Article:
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ARM's new mobile processors are built for AI on the go

54 minutes 17 seconds ago
When ARM showed up at Computex last year, it brought a bundle of smartphone processors that pushed for better mobile VR. As you might've noticed, though, AI is one of the big new trends in mobile this year — is it any surprise that the ARM's pu...

Zepp phone apps use AI to study your basketball shots

2 hours 9 minutes ago
You may know Zepp for sports tracking sensors you can slap on your baseball bat or soccer ball, but its latest tracking involves little more than your phone and a good view of the action. Its game recording and training apps (Android, iOS) are adding...

Walt Mossberg's Last Column Calls For Privacy and Security Laws

3 hours 24 minutes ago
70-year-old Walt Mossberg wrote his last weekly column Thursday, looking back on how "we've all had a hell of a ride for the last few decades" and revisiting his famous 1991 pronouncement that "Personal computers are just too hard to use, and it isn't your fault." Not only were the interfaces confusing, but most tech products demanded frequent tweaking and fixing of a type that required more technical skill than most people had, or cared to acquire. The whole field was new, and engineers weren't designing products for normal people who had other talents and interests. But, over time, the products have gotten more reliable and easier to use, and the users more sophisticated... So, now, I'd say: "Personal technology is usually pretty easy to use, and, if it's not, it's not your fault." The devices we've come to rely on, like PCs and phones, aren't new anymore. They're refined, built with regular users in mind, and they get better each year. Anything really new is still too close to the engineers to be simple or reliable. He argues we're now in a strange lull before entering an unrecognizable world where major new breakthroughs in areas like A.I., robotics, smart homes, and augmented reality lead to "ambient computing", where technology itself fades into the background. And he uses his final weekly column to warn that "if we are really going to turn over our homes, our cars, our health and more to private tech companies, on a scale never imagined, we need much, much stronger standards for security and privacy than now exist. Especially in the U.S., it's time to stop dancing around the privacy and security issues and pass real, binding laws."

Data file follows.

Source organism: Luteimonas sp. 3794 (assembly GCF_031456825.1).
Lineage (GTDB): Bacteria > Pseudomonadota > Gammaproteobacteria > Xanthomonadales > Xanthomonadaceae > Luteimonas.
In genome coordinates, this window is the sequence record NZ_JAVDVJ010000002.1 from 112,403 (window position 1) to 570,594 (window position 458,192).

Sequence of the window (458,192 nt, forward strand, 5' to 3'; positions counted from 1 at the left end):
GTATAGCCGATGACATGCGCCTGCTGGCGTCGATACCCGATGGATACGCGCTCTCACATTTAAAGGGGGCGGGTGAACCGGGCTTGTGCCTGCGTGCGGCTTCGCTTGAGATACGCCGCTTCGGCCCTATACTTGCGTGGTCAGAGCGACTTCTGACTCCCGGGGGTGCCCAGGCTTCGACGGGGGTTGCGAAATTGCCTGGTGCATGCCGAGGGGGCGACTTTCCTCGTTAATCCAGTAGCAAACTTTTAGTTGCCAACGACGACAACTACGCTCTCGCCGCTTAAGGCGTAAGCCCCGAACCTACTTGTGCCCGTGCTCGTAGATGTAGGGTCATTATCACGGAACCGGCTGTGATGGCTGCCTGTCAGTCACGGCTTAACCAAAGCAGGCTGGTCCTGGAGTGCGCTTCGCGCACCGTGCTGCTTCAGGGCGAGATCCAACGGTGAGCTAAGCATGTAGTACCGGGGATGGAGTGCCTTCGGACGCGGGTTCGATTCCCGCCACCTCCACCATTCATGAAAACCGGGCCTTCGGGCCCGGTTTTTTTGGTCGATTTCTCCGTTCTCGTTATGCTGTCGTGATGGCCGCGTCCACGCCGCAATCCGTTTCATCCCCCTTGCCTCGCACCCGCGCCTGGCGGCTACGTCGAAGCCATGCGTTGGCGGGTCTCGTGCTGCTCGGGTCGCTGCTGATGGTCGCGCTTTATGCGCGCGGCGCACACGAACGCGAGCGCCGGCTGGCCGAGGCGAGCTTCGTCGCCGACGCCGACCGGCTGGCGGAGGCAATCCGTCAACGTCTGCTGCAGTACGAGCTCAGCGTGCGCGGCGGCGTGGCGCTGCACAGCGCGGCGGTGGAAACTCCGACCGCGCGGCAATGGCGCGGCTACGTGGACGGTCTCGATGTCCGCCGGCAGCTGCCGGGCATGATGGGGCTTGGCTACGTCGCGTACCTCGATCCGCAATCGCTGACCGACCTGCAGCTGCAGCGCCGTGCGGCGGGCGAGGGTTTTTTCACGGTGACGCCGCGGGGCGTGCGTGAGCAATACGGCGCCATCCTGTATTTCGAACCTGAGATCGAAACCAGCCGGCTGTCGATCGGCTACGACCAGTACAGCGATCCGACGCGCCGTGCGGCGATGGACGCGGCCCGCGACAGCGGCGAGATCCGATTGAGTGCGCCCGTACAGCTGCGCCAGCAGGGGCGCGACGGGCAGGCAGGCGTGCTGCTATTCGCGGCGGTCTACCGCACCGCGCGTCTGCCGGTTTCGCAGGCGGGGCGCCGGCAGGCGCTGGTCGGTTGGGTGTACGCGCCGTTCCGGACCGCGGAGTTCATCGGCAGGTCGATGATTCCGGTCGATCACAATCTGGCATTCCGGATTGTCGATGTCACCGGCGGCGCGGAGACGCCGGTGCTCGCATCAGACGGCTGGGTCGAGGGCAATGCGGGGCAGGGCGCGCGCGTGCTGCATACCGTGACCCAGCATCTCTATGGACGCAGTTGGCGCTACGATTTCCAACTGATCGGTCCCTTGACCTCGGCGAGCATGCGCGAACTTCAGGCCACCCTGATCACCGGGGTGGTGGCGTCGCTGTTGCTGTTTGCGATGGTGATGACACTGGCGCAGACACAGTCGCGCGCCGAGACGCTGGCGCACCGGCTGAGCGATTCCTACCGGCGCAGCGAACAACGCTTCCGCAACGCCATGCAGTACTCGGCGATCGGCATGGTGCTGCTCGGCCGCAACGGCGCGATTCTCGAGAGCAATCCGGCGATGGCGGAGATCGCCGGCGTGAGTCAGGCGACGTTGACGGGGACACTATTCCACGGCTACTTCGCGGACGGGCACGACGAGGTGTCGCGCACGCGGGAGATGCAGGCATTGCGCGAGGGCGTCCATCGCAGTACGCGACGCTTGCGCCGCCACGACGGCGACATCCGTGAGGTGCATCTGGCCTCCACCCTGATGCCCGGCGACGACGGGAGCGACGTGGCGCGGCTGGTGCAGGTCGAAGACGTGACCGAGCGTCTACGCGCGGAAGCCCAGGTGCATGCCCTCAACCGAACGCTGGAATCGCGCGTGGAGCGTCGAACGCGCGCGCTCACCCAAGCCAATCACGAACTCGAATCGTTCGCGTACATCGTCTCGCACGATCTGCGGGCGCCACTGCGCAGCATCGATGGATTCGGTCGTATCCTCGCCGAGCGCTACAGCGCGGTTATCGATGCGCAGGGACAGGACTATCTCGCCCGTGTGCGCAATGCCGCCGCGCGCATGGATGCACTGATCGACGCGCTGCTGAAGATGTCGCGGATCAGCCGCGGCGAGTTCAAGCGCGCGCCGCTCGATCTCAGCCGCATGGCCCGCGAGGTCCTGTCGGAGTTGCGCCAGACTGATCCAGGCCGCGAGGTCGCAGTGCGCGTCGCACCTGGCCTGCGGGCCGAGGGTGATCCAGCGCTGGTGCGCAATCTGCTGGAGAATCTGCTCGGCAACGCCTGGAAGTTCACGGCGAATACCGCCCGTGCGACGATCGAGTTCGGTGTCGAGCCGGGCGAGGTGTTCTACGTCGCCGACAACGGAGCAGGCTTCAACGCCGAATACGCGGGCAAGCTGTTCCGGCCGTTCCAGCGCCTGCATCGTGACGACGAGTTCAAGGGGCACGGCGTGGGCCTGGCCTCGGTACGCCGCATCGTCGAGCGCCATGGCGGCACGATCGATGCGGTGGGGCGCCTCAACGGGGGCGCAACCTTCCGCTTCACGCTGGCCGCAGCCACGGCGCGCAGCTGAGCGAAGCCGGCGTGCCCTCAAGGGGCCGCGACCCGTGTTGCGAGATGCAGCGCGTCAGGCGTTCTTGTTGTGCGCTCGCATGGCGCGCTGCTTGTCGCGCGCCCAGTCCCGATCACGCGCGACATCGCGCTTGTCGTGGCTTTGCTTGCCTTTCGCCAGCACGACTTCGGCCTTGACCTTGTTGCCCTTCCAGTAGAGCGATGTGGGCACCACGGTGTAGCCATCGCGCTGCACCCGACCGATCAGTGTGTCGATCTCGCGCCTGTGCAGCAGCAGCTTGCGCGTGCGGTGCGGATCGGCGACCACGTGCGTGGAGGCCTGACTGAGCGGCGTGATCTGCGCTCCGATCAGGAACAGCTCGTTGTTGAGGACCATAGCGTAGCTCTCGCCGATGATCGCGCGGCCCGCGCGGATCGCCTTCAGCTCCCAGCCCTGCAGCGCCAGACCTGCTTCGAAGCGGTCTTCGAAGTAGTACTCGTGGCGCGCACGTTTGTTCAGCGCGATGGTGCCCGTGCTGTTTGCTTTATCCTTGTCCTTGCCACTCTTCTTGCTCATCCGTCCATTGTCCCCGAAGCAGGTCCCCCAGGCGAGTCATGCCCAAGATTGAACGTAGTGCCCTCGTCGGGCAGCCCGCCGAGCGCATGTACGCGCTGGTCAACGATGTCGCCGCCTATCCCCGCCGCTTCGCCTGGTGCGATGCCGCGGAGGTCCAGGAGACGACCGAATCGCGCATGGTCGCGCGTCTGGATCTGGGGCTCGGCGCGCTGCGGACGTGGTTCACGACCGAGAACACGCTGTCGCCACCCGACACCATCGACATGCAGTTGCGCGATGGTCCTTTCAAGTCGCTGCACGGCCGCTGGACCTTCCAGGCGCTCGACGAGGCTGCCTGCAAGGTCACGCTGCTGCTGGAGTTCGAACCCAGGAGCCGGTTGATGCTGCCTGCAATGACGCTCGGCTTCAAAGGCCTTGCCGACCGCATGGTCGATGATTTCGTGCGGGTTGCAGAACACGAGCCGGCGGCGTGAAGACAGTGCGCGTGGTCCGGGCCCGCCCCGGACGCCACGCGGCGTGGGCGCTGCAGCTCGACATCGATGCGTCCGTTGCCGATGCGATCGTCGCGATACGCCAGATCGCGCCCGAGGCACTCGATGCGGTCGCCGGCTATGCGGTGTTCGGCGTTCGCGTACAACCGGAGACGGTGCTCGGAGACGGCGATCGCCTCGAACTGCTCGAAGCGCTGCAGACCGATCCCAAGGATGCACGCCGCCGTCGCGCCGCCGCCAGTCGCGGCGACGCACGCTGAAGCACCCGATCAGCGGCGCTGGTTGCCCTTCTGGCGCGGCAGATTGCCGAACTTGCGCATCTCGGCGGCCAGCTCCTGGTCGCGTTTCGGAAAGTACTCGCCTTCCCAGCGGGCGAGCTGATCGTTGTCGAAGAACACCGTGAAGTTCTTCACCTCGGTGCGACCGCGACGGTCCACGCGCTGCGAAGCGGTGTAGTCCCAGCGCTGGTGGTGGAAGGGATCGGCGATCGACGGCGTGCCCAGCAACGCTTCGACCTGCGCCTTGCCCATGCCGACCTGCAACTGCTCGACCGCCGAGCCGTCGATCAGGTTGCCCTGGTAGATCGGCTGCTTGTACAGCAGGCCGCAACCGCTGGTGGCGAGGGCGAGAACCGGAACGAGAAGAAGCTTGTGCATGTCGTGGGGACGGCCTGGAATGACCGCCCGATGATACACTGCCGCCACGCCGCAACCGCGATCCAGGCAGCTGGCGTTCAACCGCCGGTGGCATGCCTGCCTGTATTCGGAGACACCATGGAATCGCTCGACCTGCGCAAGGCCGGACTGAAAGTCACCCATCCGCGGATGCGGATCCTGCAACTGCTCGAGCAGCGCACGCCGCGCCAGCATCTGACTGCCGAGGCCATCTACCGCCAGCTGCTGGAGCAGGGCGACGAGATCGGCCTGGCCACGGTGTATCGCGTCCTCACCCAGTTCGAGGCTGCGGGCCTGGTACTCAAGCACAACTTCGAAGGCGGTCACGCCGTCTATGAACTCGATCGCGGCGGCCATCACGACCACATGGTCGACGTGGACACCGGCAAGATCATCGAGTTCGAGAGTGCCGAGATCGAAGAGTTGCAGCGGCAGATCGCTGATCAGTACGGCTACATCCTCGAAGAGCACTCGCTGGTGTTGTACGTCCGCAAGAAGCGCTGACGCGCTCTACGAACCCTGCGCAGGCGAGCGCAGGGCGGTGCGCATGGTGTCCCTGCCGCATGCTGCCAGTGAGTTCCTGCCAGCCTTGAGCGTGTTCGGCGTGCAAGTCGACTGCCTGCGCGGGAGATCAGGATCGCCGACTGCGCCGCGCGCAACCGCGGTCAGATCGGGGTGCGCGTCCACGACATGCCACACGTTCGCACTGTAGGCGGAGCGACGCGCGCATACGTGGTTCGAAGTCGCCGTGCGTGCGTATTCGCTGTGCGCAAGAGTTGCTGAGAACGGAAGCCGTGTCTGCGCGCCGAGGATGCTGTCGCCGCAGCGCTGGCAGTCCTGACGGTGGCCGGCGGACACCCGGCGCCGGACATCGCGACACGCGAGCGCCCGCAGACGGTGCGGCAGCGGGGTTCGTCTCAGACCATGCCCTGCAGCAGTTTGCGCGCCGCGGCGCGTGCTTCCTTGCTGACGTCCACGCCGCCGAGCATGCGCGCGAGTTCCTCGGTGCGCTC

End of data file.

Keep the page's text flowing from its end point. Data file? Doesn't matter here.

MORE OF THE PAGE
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EditorDavid

Leaked 'Standing Rock' Documents Reveal Invasive Counterterrorism Measures

5 hours 24 minutes ago